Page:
Saturday, November 17, 2007

Debate of the Day

Does Death Penalty Save Lives?;
The death penalty “is applied so rarely that the number of homicides it can plausibly have caused or deterred cannot reliably be disentangled from the large year-to-year changes in the homicide rate caused by other factors,” John J. Donohue III, a law professor at Yale with a doctorate in economics, and Justin Wolfers, an economist at the University of Pennsylvania, wrote in the Stanford Law Review in 2005. “The existing evidence for deterrence,” they concluded, “is surprisingly fragile.”

Gary Becker, who won the Nobel Prize in economics in 1992 and has followed the debate, said the current empirical evidence was “certainly not decisive” because “we just don’t get enough variation to be confident we have isolated a deterrent effect.”

But, Mr. Becker added, “the evidence of a variety of types — not simply the quantitative evidence — has been enough to convince me that capital punishment does deter and is worth using for the worst sorts of offenses.”

Capital Punishment: More Con from Econometrics


Datasets on the issue;
Donohue and Wolfers (2005)

Related Papers;
Uses and Abuses of Empirical Evidence in the Death Penalty Debate, by John J. Donohue and Justin Wolfers (Stanford Law Review, December 2005)
Is Capital Punishment Morally Required? Acts, Omissions and Life-Life Trade-offs, by Cass R. Sunstein and Adrian Vermuele (Stanford Law Review, December 2005)
Does Capital Punishment Have a Deterrent Effect? New Evidence From Post-moratorium Panel Data, by Hashem Dezhbaksh, Paul H. Rubin and Joanna M. Shepherd (American Law and Economics Review 2003)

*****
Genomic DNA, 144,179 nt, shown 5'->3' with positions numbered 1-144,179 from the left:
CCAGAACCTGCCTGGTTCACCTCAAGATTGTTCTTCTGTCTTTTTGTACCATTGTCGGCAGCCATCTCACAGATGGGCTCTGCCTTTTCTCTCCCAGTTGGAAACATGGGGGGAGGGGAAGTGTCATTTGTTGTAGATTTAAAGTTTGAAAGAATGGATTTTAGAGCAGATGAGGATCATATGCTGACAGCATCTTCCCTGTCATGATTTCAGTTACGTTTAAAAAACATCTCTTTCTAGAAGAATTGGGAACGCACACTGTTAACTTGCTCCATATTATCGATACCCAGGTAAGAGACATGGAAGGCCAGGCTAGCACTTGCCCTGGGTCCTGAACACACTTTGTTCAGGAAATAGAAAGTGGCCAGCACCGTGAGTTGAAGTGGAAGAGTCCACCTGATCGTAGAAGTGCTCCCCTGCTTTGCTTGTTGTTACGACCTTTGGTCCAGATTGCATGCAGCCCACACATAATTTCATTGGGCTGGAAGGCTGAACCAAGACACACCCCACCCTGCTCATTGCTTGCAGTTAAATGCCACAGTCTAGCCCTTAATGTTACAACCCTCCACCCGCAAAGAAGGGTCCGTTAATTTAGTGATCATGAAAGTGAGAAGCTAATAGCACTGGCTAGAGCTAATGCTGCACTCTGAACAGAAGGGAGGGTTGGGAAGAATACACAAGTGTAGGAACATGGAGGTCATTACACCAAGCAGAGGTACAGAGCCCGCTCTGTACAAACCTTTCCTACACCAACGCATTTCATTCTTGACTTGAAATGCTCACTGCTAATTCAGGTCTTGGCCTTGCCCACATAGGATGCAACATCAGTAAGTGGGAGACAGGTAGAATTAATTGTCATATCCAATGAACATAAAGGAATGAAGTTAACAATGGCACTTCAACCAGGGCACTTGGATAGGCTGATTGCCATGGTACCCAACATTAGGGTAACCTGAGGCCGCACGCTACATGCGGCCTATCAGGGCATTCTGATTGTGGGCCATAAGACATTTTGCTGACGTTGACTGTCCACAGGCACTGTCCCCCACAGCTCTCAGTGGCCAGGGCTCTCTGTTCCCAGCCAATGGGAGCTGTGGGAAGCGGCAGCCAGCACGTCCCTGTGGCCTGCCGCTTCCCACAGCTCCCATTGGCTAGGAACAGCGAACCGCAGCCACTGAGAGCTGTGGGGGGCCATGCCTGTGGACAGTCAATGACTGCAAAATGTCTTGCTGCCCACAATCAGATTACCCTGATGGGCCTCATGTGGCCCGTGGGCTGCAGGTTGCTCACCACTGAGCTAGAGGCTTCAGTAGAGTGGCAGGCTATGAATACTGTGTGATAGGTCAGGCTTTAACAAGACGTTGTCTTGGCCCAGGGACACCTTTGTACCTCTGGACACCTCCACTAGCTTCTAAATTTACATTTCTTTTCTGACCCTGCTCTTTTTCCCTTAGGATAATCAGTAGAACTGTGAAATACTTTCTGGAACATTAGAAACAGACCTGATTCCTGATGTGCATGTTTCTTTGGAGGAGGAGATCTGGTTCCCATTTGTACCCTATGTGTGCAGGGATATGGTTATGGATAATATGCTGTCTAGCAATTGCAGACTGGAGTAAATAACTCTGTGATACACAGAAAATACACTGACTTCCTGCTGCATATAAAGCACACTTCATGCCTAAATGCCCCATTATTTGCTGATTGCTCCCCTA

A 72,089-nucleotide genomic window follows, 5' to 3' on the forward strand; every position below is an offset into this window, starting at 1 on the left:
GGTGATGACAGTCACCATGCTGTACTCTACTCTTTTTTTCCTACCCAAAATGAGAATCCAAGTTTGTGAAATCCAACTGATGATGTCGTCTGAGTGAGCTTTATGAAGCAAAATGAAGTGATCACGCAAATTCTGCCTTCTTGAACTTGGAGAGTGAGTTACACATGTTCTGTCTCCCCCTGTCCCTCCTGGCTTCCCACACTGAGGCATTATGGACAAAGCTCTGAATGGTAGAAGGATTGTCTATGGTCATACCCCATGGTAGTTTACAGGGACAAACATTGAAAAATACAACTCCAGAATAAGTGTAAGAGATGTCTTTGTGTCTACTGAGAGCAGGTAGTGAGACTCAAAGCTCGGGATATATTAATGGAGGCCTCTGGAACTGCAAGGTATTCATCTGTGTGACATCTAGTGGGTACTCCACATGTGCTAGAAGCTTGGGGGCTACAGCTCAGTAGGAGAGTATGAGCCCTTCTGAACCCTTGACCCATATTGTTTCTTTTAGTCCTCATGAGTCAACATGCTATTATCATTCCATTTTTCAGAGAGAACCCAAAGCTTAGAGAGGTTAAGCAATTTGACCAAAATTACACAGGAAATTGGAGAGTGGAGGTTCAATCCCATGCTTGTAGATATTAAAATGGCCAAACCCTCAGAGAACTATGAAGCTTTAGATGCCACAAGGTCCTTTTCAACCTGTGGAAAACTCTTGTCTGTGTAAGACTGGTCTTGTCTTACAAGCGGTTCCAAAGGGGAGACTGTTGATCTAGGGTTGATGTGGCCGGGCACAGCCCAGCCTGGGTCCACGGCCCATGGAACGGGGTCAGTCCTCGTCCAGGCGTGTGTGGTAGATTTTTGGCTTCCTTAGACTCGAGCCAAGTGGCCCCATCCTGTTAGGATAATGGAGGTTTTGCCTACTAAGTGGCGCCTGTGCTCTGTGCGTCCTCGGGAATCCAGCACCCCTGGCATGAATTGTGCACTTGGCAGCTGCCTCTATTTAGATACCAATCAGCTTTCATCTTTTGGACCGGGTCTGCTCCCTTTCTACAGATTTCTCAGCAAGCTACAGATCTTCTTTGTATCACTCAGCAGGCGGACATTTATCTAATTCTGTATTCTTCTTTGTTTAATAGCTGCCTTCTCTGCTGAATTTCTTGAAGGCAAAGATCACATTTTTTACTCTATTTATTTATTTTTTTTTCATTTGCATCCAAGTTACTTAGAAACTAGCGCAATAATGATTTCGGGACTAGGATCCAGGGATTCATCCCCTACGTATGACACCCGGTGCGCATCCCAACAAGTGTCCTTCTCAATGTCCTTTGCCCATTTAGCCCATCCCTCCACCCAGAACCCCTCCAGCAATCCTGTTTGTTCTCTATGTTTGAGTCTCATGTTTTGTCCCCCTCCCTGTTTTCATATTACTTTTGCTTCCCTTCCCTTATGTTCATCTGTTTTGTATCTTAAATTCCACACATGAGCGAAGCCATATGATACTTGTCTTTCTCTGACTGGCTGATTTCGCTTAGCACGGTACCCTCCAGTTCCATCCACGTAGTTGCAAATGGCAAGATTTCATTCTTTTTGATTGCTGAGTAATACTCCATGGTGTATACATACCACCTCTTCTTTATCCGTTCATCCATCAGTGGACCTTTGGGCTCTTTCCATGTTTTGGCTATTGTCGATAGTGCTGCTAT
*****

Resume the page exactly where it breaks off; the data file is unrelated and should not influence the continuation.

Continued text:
Deterrence Versus Brutalization: Capital Punsishment's Differing Impacts Among States, by Joanna Shepherd (Michigan Law Review, November 2005)
Prison Conditions, Capital Punishment and Deterrence, by Lawrence Katz, Steven D. Levitt and Ellen Shustorovich (American Law and Economics Review 2003)
Getting Off Death Row: Commuted Sentences and the Deterrent Effect of Capital Punishment, by H. Naci Mocan and R. Kaj Gittings (Journal of Law and Economics, October 2003)
Capital Punishment and Capital Murder: Market Share and the Deterrent Effects of the Death Penalty, by Jeffrey Fagan, Franklin E. Zimring and Amanda Geller (Texas Law Review, June 2006)
Sociological Realities and Econometric Illusions

1 comment:

Paul said...

Might also want to look at:

From the 'Econometrics of Capital Punishment' to the 'Capital Punishment' of Econometrics: On the Use and Abuse of Sensitivity Analysis
Emory Law and Economics Research Paper No. 07-18, Emory Public Law Research Paper No. 07-21
Hashem Dezhbakhsh and Paul H. Rubin
Emory University - Department of Economics and Emory University - Department of Economics
Date posted to database: October 3, 2007, SSRN, http://papers.ssrn.com/sol3/cf_dev/AbsByAuth.cfm?per_id=84548